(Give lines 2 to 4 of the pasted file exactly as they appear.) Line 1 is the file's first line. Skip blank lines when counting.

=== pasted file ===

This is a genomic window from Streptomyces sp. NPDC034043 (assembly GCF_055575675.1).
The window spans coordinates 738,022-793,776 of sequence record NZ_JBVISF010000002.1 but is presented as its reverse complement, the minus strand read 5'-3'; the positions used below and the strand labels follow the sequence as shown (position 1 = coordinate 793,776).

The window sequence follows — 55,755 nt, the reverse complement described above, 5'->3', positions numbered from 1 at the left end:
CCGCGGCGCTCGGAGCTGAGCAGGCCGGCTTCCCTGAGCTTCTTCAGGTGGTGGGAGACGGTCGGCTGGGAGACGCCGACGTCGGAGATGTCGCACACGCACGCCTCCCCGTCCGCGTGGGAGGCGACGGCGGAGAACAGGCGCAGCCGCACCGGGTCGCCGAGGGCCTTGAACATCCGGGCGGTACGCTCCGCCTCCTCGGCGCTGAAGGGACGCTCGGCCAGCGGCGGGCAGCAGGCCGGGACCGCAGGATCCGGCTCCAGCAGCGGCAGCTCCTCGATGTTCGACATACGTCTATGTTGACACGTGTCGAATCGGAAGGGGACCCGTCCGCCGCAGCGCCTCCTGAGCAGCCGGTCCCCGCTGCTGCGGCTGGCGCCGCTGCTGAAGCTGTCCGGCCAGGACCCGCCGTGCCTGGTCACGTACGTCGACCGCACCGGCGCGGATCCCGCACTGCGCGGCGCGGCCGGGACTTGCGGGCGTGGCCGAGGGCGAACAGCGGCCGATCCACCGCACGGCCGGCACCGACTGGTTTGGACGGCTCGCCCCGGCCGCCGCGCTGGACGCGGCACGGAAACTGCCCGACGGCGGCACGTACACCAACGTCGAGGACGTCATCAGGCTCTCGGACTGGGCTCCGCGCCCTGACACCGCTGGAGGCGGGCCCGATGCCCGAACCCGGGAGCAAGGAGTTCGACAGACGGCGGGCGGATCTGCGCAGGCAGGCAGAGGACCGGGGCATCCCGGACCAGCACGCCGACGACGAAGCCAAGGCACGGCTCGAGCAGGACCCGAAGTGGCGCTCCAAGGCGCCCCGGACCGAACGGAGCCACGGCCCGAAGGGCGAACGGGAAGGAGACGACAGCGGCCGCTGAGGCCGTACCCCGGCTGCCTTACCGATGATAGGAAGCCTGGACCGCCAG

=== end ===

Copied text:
The window spans coordinates 738,022-793,776 of sequence record NZ_JBVISF010000002.1 but is presented as its reverse complement, the minus strand read 5'-3'; the positions used below and the strand labels follow the sequence as shown (position 1 = coordinate 793,776).

The window sequence follows — 55,755 nt, the reverse complement described above, 5'->3', positions numbered from 1 at the left end:
CCGCGGCGCTCGGAGCTGAGCAGGCCGGCTTCCCTGAGCTTCTTCAGGTGGTGGGAGACGGTCGGCTGGGAGACGCCGACGTCGGAGATGTCGCACACGCACGCCTCCCCGTCCGCGTGGGAGGCGACGGCGGAGAACAGGCGCAGCCGCACCGGGTCGCCGAGGGCCTTGAACATCCGGGCGGTACGCTCCGCCTCCTCGGCGCTGAAGGGACGCTCGGCCAGCGGCGGGCAGCAGGCCGGGACCGCAGGATCCGGCTCCAGCAGCGGCAGCTCCTCGATGTTCGACATACGTCTATGTTGACACGTGTCGAATCGGAAGGGGACCCGTCCGCCGCAGCGCCTCCTGAGCAGCCGGTCCCCGCTGCTGCGGCTGGCGCCGCTGCTGAAGCTGTCCGGCCAGGACCCGCCGTGCCTGGTCACGTACGTCGACCGCACCGGCGCGGATCCCGCACTGCGCGGCGCGGCCGGGACTTGCGGGCGTGGCCGAGGGCGAACAGCGGCCGATCCACCGCACGGCCGGCACCGACTGGTTTGGACGGCTCGCCCCGGCCGCCGCGCTGGACGCGGCACGGAAACTGCCCGACGGCGGCACGTACACCAACGTCGAGGACGTCATCAGGCTCTCGGACTGGGCTCCGCGCCCTGACACCGCTGGAGGCGGGCCCGATGCCCGAACCCGGGAGCAAGGAGTTCGACAGACGGCGGGCGGATCTGCGCAGGCAGGCAGAGGACCGGGGCATCCCGGACCAGCACGCCGACGACGAAGCCAAGGCACGGCTCGAGCAGGACCCGAAGTGGCGCTCCAAGGCGCCCCGGACCGAACGGAGCCACGGCCCGAAGGGCGAACGGGAAGGAGACGACAGCGGCCGCTGAGGCCGTACCCCGGCTGCCTTACCGATGATAGGAAGCCTGGACCGCCAG